Endoplasmic reticulum (ER) stress is a condition in which the protein folding capacity of the ER becomes overwhelmed by an increased demand for secretion or by exposure to compounds that disrupt ER homeostasis. In yeast and other fungi, the accumulation of unfolded proteins is detected by the ER-transmembrane sensor IreA/Ire1, which responds by cleaving an intron from the downstream cytoplasmic mRNA HacA/Hac1, allowing for the translation of a transcription factor that coordinates a series of adaptive responses that are collectively known as the unfolded protein response (UPR). Here, we examined the contribution of IreA to growth and virulence in the human fungal pathogen Aspergillus fumigatus. Gene expression profiling revealed that A. fumigatus IreA signals predominantly through the canonical IreA-HacA pathway under conditions of severe ER stress. However, in the absence of ER stress IreA controls dual signaling circuits that are both HacA-dependent and HacA-independent. We found that a ΔireA mutant was avirulent in a mouse model of invasive aspergillosis, which contrasts the partial virulence of a ΔhacA mutant, suggesting that IreA contributes to pathogenesis independently of HacA. In support of this conclusion, we found that the ΔireA mutant had more severe defects in the expression of multiple virulence-related traits relative to ΔhacA, including reduced thermotolerance, decreased nutritional versatility, impaired growth under hypoxia, altered cell wall and membrane composition, and increased susceptibility to azole antifungals. In addition, full or partial virulence could be restored to the ΔireA mutant by complementation with either the induced form of the hacA mRNA, hacAi, or an ireA deletion mutant that was incapable of processing the hacA mRNA, ireAΔ10. Together, these findings demonstrate that IreA has both HacA-dependent and HacA-independent functions that contribute to the expression of traits that are essential for virulence in A. fumigatus.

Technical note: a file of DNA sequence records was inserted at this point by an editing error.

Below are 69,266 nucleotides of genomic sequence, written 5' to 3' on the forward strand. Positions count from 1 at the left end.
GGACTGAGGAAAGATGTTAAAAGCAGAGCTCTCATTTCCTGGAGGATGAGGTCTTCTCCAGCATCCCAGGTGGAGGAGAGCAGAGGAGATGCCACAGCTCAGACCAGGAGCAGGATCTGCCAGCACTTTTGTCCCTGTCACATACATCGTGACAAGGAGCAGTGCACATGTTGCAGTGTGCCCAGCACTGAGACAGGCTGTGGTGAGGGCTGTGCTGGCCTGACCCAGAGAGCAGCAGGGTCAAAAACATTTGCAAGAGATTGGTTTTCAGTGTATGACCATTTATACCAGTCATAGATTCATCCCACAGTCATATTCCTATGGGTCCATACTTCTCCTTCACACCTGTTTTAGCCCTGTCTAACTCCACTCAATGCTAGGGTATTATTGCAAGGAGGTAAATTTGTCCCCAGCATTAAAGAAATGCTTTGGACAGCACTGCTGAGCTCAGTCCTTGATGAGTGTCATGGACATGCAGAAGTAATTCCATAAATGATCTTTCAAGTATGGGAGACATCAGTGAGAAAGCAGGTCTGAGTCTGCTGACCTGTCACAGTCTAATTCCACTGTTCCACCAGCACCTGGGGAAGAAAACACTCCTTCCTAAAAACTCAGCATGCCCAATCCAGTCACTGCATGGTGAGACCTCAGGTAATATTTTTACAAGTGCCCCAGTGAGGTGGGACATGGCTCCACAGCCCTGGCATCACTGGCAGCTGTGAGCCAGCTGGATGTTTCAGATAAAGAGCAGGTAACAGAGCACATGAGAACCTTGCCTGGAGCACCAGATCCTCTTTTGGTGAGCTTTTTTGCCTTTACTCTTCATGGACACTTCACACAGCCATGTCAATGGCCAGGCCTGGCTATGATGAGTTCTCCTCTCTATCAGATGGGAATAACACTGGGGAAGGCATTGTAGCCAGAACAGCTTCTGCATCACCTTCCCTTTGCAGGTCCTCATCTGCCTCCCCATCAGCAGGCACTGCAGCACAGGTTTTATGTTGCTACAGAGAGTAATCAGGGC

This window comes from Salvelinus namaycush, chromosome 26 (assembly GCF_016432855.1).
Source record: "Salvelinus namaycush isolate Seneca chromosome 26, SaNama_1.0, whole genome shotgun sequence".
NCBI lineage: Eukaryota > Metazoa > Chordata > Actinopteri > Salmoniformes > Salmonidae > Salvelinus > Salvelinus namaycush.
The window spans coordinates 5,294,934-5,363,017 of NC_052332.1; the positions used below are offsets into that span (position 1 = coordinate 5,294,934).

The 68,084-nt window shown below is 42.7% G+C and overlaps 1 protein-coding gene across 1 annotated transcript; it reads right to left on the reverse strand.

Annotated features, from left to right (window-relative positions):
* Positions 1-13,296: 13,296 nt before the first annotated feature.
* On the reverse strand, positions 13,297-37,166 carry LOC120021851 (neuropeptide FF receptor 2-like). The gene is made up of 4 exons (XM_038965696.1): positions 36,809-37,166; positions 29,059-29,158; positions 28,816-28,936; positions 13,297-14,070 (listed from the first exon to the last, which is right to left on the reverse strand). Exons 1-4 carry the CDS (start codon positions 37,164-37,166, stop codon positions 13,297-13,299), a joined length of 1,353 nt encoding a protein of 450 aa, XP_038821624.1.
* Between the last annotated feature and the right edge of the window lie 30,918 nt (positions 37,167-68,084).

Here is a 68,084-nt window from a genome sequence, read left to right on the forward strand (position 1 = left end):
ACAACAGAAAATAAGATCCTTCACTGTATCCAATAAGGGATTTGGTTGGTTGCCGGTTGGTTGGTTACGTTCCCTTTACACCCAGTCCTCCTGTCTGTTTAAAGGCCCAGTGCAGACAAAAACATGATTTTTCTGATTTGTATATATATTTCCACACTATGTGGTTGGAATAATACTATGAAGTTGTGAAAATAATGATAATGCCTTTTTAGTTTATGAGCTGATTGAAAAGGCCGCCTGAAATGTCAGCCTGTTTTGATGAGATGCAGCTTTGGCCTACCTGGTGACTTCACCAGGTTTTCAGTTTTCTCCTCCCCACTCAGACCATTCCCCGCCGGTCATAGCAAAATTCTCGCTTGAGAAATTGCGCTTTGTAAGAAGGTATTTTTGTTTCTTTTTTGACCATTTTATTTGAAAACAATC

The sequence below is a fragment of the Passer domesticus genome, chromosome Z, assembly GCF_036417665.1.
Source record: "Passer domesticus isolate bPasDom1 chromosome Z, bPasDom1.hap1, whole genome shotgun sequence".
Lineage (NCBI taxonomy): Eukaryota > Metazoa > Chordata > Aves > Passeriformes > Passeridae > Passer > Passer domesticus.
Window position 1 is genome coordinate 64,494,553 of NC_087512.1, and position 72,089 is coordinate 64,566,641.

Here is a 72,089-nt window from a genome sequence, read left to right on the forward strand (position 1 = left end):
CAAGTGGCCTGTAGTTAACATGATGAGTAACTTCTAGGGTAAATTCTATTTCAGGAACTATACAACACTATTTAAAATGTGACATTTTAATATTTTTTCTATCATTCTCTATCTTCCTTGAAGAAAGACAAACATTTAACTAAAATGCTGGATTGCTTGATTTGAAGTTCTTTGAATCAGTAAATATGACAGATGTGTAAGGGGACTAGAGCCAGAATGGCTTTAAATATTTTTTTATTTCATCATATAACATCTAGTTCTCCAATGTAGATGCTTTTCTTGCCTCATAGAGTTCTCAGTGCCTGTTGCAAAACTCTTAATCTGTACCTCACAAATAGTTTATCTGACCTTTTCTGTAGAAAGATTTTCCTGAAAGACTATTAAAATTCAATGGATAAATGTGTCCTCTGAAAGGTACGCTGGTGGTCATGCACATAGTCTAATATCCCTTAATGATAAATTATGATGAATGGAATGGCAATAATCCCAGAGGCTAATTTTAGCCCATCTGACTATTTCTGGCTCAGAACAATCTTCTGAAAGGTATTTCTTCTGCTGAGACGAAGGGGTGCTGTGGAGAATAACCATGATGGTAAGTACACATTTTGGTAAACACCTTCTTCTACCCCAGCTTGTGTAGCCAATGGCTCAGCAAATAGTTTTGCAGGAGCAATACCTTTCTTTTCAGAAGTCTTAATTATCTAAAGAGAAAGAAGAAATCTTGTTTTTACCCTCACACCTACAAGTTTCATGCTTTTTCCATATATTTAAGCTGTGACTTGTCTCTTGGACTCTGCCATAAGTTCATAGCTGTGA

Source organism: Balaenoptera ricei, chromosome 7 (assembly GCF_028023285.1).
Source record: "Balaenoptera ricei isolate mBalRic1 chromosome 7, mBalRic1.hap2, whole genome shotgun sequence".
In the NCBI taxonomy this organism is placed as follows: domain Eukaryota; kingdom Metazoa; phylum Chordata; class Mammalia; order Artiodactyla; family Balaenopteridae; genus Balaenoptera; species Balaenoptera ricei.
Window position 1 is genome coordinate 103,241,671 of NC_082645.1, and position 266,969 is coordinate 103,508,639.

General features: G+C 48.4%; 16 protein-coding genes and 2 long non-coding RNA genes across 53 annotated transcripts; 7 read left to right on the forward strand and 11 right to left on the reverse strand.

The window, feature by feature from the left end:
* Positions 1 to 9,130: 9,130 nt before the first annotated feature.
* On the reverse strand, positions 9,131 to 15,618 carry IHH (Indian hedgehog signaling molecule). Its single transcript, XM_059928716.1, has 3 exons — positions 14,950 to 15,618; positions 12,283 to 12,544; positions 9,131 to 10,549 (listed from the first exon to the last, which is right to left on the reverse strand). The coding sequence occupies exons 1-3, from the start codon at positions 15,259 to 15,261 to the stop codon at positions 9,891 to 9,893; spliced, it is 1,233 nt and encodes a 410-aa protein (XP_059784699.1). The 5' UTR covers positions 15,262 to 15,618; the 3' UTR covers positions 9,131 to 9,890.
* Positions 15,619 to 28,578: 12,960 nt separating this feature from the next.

Aspergillus fumigatus is the predominant mold pathogen of humans, responsible for life-threatening infections in patients with depressed immunity. The fungus is highly adapted for secretion, a feature that it uses to extract nutrients from the host environment. High rates of protein secretion can overwhelm the protein folding capacity of the endoplasmic reticulum (ER). The resulting ER stress is alleviated by the unfolded protein response (UPR), a signaling pathway that is triggered by the ER-membrane sensor IreA and executed by the downstream transcription factor HacA. This paper uncovers a novel role for IreA in the expression of multiple adaptive traits that allow the fungus to cope with stress conditions that are encountered during infection. Gene expression profiling of ΔireA and ΔhacA mutants revealed that IreA signals predominantly through the canonical IreA-HacA UPR pathway under extreme conditions of ER stress, but has unexpected HacA-dependent and HacA-independent functions even in the absence of ER stress. These findings establish IreA as an important regulator of A. fumigatus pathogenicity and suggest that therapeutic targeting of the dual functions of this protein could be an effective antifungal strategy.